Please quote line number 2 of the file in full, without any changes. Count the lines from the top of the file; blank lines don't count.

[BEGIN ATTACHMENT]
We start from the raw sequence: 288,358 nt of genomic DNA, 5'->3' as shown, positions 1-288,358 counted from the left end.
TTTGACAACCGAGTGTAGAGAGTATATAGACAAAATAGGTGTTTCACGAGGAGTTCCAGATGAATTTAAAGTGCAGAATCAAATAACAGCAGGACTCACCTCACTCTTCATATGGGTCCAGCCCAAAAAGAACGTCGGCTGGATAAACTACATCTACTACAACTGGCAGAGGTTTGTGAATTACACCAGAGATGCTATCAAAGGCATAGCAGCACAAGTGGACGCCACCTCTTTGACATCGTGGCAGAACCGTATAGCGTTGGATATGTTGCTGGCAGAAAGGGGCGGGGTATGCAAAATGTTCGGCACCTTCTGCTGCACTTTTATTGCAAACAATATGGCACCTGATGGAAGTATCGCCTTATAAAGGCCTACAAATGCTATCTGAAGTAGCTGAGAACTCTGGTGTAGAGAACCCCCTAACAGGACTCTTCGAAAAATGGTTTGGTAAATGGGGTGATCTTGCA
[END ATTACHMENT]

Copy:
TTTGACAACCGAGTGTAGAGAGTATATAGACAAAATAGGTGTTTCACGAGGAGTTCCAGATGAATTTAAAGTGCAGAATCAAATAACAGCAGGACTCACCTCACTCTTCATATGGGTCCAGCCCAAAAAGAACGTCGGCTGGATAAACTACATCTACTACAACTGGCAGAGGTTTGTGAATTACACCAGAGATGCTATCAAAGGCATAGCAGCACAAGTGGACGCCACCTCTTTGACATCGTGGCAGAACCGTATAGCGTTGGATATGTTGCTGGCAGAAAGGGGCGGGGTATGCAAAATGTTCGGCACCTTCTGCTGCACTTTTATTGCAAACAATATGGCACCTGATGGAAGTATCGCCTTATAAAGGCCTACAAATGCTATCTGAAGTAGCTGAGAACTCTGGTGTAGAGAACCCCCTAACAGGACTCTTCGAAAAATGGTTTGGTAAATGGGGTGATCTTGCA